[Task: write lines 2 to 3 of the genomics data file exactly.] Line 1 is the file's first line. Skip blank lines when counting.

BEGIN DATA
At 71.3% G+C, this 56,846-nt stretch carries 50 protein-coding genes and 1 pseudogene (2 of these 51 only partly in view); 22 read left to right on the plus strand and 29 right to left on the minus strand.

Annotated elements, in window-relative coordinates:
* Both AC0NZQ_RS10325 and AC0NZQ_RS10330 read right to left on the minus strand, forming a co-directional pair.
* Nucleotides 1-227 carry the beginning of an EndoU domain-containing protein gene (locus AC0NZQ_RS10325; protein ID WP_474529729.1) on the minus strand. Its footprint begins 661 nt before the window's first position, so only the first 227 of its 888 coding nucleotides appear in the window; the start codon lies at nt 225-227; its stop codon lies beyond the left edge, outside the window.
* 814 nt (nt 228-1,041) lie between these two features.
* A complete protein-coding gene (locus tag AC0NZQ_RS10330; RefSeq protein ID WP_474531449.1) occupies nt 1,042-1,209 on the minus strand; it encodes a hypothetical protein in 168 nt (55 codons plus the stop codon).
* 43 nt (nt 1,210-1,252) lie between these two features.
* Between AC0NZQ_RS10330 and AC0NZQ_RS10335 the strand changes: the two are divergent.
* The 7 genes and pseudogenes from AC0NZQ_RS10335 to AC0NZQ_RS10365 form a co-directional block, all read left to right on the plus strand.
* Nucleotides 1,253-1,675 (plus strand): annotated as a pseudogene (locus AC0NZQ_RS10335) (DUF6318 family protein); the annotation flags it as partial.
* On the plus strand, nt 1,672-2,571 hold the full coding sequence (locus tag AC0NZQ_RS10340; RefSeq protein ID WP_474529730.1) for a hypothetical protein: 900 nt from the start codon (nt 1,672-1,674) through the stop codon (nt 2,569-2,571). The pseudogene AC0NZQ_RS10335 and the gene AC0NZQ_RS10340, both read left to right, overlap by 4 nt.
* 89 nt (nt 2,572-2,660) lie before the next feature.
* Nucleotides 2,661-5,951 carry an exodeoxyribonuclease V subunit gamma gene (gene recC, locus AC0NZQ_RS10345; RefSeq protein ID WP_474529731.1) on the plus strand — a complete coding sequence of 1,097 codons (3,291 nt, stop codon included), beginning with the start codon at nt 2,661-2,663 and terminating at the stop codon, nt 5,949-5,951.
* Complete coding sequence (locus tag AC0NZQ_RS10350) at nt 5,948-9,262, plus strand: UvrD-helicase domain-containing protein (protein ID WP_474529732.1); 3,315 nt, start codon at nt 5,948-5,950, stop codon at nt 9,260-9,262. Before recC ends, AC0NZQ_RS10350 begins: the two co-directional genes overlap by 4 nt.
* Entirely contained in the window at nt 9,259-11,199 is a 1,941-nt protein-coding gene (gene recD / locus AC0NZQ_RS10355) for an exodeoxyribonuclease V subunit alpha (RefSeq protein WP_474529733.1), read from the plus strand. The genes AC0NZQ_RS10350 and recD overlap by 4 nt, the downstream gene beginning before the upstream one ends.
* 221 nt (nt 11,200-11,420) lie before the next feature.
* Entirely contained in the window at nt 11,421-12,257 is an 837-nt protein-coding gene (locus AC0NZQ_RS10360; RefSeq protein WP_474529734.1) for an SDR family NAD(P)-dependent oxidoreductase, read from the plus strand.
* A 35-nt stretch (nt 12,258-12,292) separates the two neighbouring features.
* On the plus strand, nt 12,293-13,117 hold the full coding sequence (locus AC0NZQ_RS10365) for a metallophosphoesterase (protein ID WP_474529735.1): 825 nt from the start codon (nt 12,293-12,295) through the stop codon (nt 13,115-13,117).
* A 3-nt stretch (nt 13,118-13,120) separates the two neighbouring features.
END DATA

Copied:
Annotated elements, in window-relative coordinates:
* Both AC0NZQ_RS10325 and AC0NZQ_RS10330 read right to left on the minus strand, forming a co-directional pair.